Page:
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Dangerous Illusions by Joseph J. Gabriele

Dangerous Illusions

by Joseph J. Gabriele

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I can honestly say that I don’t like the noir genre and although this book is listed as a mystery & thriller it has noir elements – incompetent and corrupt cops, femme fetales, high society, a dark underbelly just below the surface, and the ubiquitous hero who in this case is also a victim and the narrator who reveals the plot oh so gradually.

For a first time novelist this author had produced a fairly gripping book. The characters are well formed and unique. The writing is also good but on the whole the novel is let down by the fact that the murder is not investigated to its fullest being mentioned briefly and then returned to at the end of the novel in a rather rushed ending leaving too many unanswered questions and loose ends.

Plus the author does tend to stop the action for pages long descriptions of rooms and musical instruments, reminiscent of HG Wells. Yes I can understand scene setting but the depth to which this author went describing a drum shop was excruciating and then the music room – we all get that you know your drums, the protagonist is writing a book about it, that should be enough said. We don’t need to know the ins and outs of which symbol was how old or which drum had which cover and in what colour! (The author clearly knows about drums (and music) but does he have to prove it to the reader?) These lengthy descriptions add nothing to the plot, take up the readers’ time and detract from any suspense that has already been established.

That said I continued with this novel as I am a compulsive book finisher but I did start skimming some of these descriptions. There were many twists and turns in this novel but something felt off – possibly the fact that I didn’t like the noir genre.

This debut book had loads of potential but for this reader fell short of the expectation having read the back cover blurb. This reader felt that the time spent reading this book was wasted and never able to be recouped.

Full Disclosure: ARC received from Netgalley for an honest review. ( )
  anuttyquilter | Mar 21, 2015 |
This novel is about a murder that happens right in the middle of an upper-class Manhattan dinner party.

Eliot is the author of a couple of well-regarded books on economics. He lives in a fancy apartment building, with a doorman, and actual elevator operators. During the dinner party, Eugene, a member of the Mayor's administration and a former diplomat, is found dead in Eliot's office. An extremely valuable set of drums is missing (Eliot is working on writing a history of drums). Detective Garielik of the NYPD is a no-nonsense type who is convinced that everyone is guilty (not all at the same time). He asks very pointed questions of everyone involved, including the staff of the apartment building.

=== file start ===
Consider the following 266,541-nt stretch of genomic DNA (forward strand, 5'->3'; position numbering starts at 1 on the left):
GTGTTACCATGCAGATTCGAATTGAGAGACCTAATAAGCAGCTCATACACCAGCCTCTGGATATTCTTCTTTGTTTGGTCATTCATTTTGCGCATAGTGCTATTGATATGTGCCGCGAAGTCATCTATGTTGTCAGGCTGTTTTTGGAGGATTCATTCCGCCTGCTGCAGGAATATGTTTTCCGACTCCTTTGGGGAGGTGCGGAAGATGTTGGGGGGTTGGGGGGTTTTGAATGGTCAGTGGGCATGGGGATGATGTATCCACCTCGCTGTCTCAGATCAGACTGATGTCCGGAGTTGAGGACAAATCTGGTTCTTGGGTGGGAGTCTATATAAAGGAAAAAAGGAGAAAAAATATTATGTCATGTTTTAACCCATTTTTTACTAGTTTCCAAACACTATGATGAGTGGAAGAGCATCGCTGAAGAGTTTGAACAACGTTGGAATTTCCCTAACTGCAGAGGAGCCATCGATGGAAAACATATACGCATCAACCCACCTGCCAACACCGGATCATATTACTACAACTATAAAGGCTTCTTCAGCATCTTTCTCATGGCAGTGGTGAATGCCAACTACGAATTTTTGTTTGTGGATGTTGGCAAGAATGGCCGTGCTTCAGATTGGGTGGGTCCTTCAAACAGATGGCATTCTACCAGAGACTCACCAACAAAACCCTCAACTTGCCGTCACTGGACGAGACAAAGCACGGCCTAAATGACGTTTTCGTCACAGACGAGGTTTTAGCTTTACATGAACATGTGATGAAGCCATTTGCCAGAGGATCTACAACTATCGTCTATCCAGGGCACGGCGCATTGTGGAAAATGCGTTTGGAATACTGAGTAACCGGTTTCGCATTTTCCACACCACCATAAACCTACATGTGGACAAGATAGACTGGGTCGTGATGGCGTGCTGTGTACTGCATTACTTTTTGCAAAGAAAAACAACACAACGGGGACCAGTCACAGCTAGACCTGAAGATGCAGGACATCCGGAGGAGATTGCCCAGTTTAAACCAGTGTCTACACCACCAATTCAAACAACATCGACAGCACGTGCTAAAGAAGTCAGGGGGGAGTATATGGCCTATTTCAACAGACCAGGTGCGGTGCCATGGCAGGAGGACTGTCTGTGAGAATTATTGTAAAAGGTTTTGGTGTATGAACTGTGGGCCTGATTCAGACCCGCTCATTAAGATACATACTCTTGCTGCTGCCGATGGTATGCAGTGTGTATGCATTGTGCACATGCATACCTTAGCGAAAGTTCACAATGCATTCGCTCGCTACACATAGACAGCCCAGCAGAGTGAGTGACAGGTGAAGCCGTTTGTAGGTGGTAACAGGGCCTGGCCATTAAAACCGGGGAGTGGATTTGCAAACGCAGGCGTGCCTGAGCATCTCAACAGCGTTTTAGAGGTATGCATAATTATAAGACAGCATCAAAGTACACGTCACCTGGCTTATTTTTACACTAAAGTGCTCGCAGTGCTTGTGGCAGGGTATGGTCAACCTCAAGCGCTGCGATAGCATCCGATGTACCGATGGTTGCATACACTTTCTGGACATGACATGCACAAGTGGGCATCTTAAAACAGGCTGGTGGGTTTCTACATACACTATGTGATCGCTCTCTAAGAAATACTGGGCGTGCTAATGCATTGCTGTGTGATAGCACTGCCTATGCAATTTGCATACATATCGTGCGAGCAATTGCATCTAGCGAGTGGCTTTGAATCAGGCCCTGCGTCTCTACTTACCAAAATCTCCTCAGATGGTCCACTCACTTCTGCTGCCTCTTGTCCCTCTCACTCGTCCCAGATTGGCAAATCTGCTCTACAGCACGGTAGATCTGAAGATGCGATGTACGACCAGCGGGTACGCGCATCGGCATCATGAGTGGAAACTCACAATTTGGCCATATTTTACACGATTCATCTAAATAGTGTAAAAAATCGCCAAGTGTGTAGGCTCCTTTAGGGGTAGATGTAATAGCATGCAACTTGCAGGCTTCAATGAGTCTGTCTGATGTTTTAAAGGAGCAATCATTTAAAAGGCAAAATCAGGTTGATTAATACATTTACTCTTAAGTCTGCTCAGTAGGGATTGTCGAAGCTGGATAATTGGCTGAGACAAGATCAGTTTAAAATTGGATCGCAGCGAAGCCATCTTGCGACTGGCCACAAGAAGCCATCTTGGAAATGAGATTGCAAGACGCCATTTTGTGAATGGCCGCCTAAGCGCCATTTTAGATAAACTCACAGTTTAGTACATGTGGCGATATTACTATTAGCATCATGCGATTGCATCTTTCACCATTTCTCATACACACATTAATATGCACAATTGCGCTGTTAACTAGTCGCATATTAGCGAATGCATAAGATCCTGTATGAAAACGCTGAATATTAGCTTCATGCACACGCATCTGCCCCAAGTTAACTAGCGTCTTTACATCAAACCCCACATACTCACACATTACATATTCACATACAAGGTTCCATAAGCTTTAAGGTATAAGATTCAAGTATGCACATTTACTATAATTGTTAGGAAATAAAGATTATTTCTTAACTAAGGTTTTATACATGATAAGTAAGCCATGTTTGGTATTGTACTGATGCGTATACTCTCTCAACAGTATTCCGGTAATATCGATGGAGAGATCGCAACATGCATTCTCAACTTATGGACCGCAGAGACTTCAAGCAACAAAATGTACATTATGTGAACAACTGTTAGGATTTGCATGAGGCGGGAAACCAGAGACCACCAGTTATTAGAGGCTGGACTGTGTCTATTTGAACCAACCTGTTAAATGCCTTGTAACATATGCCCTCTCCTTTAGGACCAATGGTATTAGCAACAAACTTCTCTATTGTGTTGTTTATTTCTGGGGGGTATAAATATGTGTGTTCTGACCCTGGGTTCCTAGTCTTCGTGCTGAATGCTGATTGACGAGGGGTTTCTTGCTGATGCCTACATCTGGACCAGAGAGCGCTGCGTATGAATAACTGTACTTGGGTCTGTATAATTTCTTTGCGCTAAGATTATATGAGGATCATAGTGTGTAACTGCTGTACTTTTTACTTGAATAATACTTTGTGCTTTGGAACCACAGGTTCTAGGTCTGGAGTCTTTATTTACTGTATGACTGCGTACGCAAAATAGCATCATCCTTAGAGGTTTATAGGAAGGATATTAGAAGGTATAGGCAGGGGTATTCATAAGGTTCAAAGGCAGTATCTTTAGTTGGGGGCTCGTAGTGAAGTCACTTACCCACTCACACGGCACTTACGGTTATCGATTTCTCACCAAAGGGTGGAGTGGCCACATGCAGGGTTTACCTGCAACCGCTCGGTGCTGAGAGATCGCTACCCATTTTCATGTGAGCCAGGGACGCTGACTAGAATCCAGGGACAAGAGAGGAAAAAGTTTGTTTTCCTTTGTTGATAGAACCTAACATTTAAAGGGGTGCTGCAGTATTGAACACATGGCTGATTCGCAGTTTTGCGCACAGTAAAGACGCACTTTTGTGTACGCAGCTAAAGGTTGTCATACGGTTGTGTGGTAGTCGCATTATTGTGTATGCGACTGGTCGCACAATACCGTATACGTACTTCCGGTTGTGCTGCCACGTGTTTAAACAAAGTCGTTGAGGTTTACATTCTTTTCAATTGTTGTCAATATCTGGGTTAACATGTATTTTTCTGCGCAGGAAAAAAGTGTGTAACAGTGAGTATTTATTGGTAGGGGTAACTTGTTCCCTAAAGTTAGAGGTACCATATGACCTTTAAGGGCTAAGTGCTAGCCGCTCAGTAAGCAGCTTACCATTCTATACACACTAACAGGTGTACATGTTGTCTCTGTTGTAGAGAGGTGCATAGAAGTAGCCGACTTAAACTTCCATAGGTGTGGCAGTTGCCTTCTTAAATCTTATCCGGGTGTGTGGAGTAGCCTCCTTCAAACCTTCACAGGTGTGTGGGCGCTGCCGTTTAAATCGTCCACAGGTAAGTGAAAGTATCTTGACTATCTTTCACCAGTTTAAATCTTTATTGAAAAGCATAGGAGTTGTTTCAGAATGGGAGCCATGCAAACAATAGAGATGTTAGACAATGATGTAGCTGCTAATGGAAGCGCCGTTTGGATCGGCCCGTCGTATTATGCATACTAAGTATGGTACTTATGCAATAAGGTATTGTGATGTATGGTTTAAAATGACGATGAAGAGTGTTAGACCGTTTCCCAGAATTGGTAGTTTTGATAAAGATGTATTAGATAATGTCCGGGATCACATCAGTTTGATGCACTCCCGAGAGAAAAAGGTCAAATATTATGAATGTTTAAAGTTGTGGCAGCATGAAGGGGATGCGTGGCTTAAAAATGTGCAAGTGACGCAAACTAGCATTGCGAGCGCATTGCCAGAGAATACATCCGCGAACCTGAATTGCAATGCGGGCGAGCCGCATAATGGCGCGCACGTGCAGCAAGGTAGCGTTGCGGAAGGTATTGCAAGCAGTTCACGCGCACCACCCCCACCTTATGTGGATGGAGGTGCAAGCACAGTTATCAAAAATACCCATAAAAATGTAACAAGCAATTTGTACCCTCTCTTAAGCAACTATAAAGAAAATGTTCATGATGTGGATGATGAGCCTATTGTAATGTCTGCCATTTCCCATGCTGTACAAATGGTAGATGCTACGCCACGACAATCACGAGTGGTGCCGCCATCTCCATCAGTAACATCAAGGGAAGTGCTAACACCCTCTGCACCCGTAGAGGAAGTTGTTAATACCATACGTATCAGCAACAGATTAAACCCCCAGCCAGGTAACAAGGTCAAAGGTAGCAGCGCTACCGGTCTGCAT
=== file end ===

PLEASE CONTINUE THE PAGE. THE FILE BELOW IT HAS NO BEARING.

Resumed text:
Charles is related to Eugene. His wife, Kate, is a lawyer and an overbearing you-know-what who loudly proclaims her anger at not being named executrix of Eugene's will, and at learning that she will get little or nothing of Eugene's considerable assets. Blair is a beautiful woman with several years of government service. She is in New York working for a jerk of a boss, and has developed a major drinking problem. There are a couple of other loveless marriages going on. A couple of times, Detective Garielik thinks that he has found the drums (they are much too valuable to go through the local pawn shop), but Eliot takes one look at them and says No.

As a murder mystery, this book does not work. The was no feeling of needing to keep reading to find out whodunit. It works better, but not much better, as a book about members of Manhattan's upper class. The reader will certainly learn more than they ever wanted to know about drums. Personally, the last quarter of the book, aside from the revelation of the killer (and thief) is the best part of the book. Ultimately, this book is not worth the time. ( )
  plappen | May 1, 2014 |
Seductive and compelling....
“Dangerous Illusions,” the first novel by Joseph J. Gabriele, has a sensuous seductive pull that draws you into the story, slowly narrowing the fascinating cast of characters and suspects until you find you’re furiously reading the last few pages to find out who and why. I found myself mesmerized by these people and their lives and I sincerely hope the author see fit to create more stories around some or all of these unique individuals.

As a particular fan of noir, I found this novel to embody more of the atmosphere and language of that genre than novels that are actually billed as such. New York City became its own character and I found myself wrapped in her embrace as I walked the streets along with the protagonist. From the glitz and glamour of the upper echelon to the grimy underbelly lurking just beneath the surface, this story will take you on a ride you won’t want to miss. ( )
  DTChantel | Dec 3, 2013 |
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